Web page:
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Palm Beach Florida Divorce & Family Law Blog

Alimony in Florida - Paying Spouse to Purchase Life Insurance

In an alimony case, a trial court may require a paying spouse to maintain life insurance under certain circumstances. In order for a court to require a paying spouse to maintain life insurance, the trial court must find that the insurance is available, it must state the cost of the policy, and it must determine the that paying spouse has the ability to pay for the cost of the insurance. The amount of the insurance required must be commensurate with the amount of the support obligation. Finally, in order to require a paying spouse to maintain life insurance to secure an alimony obligation, there must be "special circumstances" that justify this requirement. These special circumstances include situations where the recipient spouse would be left in severe financial condition after the death of the paying spouse due to his or her poor health, age, or lack of employment potential.

Division of Property and Assets - Division of Pensions in a Florida Divorce

A division of property and assets case involving a husband's pension was recently decided by the Florida Court of Appeal. In this case, the husband and wife were married for thirteen years. When the divorce was filed, the husband had been working for the City of Delray Beach as a firefighter for 16 years. The Husband's pension accrued at a rate of 2.5% per year. Once the husband had served for 25 years, his retirement benefits increased to 3% per year. When the divorce was filed, the husband was eligible for the 2.5% multiplier. The Florida Court of Appeal pointed out that there are two methods to distribute pensions. The first method is the immediate offset method. Under this method, spouses receive the present value of their interest in the other spouse's pension either in cash or as a share of marital distribution. The second method is the deferred distribution method. Under this method, the judge determines the amount of the employee's benefit as of the date of the final hearing (without any early retirement penalty). 

Modification of Child Custody & Visitation in West Palm Beach

Modification of child custody & visitation in Florida was recently discussed in a case captioned Lewis v. Juliano.  In this case, the Mother appealed an order that required her to provide the Father with her physical address as a precondition to exercising timesharing. The trial court modified the parties' timesharing schedule as a result of the Mothers' failure to provide the Father with her physical address.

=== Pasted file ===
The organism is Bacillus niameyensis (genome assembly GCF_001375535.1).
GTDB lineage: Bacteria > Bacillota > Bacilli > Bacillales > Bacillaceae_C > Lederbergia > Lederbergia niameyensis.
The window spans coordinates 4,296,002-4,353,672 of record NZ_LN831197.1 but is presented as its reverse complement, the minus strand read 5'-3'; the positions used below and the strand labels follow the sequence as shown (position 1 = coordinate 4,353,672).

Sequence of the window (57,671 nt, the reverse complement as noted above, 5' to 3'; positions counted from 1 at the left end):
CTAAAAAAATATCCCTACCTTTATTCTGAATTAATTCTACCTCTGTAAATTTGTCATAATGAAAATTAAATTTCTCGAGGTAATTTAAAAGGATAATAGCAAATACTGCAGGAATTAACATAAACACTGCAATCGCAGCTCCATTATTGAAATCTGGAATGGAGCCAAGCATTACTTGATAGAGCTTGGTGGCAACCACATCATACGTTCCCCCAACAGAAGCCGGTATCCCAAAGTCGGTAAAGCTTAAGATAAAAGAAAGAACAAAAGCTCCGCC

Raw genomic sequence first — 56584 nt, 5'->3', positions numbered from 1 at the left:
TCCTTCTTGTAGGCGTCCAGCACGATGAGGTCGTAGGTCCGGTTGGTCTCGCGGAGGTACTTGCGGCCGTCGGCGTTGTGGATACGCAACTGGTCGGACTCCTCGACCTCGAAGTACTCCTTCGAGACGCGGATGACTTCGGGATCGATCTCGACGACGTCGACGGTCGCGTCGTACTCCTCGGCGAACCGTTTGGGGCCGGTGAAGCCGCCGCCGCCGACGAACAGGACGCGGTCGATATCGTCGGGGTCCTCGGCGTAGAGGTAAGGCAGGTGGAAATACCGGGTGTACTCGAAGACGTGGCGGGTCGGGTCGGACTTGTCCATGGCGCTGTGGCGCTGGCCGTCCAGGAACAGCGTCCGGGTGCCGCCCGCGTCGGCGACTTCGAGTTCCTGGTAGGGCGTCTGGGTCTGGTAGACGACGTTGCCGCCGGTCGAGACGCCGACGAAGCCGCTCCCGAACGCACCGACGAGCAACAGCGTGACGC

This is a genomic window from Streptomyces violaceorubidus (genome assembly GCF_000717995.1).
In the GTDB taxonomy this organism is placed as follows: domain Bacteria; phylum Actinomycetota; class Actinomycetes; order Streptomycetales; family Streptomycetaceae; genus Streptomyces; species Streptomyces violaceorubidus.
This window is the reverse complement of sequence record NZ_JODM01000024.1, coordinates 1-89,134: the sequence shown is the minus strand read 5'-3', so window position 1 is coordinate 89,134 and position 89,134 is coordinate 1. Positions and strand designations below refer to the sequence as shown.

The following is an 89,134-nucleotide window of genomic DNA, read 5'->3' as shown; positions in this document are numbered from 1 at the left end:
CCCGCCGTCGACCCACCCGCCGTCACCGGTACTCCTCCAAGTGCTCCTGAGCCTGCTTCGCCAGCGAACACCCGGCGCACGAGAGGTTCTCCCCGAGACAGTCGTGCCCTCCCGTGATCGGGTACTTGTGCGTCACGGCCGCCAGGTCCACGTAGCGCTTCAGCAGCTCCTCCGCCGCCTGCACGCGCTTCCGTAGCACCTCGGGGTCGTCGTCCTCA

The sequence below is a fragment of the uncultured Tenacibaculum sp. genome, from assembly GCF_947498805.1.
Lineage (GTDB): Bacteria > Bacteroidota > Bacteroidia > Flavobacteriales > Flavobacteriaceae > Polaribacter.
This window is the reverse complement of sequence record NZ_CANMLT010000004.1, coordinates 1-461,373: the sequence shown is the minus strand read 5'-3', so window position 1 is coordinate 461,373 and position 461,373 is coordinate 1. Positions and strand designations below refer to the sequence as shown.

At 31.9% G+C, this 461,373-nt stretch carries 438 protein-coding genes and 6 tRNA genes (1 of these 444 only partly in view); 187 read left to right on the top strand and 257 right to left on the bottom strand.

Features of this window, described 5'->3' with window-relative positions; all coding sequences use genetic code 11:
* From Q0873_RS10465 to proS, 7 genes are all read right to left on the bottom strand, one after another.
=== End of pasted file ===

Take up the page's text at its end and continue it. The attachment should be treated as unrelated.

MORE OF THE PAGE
The Mother and Father were divorced in 2014.  In 2016, the lower court modified the parties' Final Judgment of Dissolution due to the Mother's relocation to another state.  The Court's order required both parents to provide each other with their residential and mailing addresses. The Father filed a Motion for Contempt of Court as a result of the Mother's failure to provide him with her residential and mailing addresses and for failure of the Mother to permit the child to have appropriate communication with the Father.

In July 2016, the lower court found Mother in Contempt of Court as a result of her failure to provide the Father with her address. In May 2017, the Father filed a Motion to determine the status of the child's summer visitation since the Mother had not provided him with her address. The Father argued that the child should not travel to an undisclosed address.

The trial court granted the Father's motion and required the Mother to disclose her address as a precondition to her exercise of summer timesharing with the child.

Child Custody and Visitation in West Palm Beach, Florida

A child custody and visitation issue was recently decided by the Florida Court of Appeal in a case captioned Preudhomme v. Preudhomme. In this case, the Mother challenged the trial court's timesharing determination. The Mother lived in Pensacola and the Father lived in Mobile, Alabama. During the pendency of the divorce proceeding, the parents met midway between the two cities for timesharing. The parents arranged for the child to attend preschools in both cities. The Mother asked the trial court to create a parenting plan in which she had majority timesharing and the Father was given alternating weekends and holidays and weekly rotating custody during the summer. The Father asked the trial court to continue the current timesharing schedule until the child began kindergarten. The child was scheduled to begin kindergarten approximately twenty months later. After the child started kindergarten, the Father requested that he be awarded majority timesharing when the child was in school. The Father proposed that the Mother should have timesharing during alternating holidays and weekends, and for most of the summer. The court adopted the Father's proposed parenting plan.

Permanent Alimony in Palm Beach Gardens, Florida

In Florida, permanent alimony is rebuttably presumed to be appropriate in a marriage that exceeds seventeen years. In a case captioned Hedden v. Hedden, the wife appealed a judgment terminating her marriage of thirty-seven years. The parties have two children. The wife was a stay-at-home mother for a majority of the marriage. The wife was last employed twelve years prior to date of the trial. The wife also had a medical condition. The trial court found that the wife had a need for support and that the husband had the ability to pay. The trial court awarded the Wife both permanent and durational alimony. The durational alimony was scheduled to end when the wife reached age 62. At age 62, the wife was eligible to receive Social Security benefits.